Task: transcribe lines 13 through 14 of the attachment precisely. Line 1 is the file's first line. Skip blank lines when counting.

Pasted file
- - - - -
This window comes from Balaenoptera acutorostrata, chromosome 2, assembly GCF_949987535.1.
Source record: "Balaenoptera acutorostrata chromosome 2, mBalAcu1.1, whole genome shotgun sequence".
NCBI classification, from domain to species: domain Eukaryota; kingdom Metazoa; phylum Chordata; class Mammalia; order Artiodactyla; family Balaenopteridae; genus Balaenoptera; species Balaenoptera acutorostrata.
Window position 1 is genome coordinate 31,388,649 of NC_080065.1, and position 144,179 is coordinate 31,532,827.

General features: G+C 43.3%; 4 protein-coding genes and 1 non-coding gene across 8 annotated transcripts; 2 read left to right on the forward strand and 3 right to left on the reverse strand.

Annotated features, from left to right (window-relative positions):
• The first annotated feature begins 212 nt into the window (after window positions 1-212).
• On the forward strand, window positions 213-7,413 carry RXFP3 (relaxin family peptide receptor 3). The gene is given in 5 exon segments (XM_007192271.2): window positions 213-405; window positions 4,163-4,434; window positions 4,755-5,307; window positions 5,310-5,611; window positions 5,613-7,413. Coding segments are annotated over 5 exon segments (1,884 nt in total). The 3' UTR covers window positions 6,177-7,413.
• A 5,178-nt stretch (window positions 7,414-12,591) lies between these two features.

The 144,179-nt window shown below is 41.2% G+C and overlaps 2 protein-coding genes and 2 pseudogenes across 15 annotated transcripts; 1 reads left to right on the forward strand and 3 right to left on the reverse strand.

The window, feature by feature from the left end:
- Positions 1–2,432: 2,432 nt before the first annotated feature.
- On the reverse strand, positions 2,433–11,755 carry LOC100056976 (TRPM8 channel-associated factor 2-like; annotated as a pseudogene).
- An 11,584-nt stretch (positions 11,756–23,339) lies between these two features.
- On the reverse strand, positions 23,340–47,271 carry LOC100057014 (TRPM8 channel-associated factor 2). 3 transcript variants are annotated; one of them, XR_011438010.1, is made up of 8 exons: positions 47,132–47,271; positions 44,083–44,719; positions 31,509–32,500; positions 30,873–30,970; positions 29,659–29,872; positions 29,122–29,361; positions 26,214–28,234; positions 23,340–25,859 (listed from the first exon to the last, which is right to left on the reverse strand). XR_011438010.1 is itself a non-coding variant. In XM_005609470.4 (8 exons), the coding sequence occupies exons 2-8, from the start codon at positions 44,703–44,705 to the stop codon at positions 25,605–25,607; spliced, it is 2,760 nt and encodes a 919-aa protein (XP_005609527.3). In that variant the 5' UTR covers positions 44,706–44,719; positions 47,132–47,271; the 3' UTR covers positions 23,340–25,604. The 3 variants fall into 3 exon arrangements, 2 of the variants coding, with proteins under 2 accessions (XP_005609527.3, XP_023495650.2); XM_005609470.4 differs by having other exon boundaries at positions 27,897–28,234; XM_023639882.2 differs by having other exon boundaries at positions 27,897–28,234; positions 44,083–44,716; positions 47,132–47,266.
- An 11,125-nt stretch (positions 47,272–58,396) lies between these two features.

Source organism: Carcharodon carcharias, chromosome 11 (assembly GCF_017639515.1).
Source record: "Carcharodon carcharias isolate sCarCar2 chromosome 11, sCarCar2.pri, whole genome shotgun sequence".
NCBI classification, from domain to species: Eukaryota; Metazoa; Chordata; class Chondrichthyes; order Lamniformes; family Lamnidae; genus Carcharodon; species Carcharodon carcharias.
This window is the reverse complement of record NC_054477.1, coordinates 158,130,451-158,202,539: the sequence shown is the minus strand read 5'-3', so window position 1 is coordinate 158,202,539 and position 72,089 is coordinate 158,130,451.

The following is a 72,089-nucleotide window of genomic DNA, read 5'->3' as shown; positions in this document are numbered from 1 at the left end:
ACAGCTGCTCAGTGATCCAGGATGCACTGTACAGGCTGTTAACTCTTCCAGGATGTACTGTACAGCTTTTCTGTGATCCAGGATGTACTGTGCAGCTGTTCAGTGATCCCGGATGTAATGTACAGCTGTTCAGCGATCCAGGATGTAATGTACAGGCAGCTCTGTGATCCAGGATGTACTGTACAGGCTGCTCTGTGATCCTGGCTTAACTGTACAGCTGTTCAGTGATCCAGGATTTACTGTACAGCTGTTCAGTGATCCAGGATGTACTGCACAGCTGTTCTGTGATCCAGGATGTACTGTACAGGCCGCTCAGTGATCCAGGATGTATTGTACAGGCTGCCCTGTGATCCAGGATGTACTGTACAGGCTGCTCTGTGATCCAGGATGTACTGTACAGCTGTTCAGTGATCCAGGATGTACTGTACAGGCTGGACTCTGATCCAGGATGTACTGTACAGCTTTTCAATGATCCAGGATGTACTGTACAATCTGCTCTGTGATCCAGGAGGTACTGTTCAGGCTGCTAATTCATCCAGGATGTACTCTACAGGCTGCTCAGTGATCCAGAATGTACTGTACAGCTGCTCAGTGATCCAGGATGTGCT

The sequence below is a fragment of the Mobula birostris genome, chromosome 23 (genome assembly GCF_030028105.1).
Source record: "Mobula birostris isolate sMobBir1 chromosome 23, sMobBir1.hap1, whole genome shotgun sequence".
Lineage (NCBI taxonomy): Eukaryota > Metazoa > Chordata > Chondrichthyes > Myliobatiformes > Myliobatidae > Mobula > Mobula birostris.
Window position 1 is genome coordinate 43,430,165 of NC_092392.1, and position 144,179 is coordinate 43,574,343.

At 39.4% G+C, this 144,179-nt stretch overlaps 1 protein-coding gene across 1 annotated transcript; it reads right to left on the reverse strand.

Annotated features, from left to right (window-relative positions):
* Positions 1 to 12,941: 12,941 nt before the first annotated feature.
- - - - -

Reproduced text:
- On the reverse strand, positions 2,433–11,755 carry LOC100056976 (TRPM8 channel-associated factor 2-like; annotated as a pseudogene).
- An 11,584-nt stretch (positions 11,756–23,339) lies between these two features.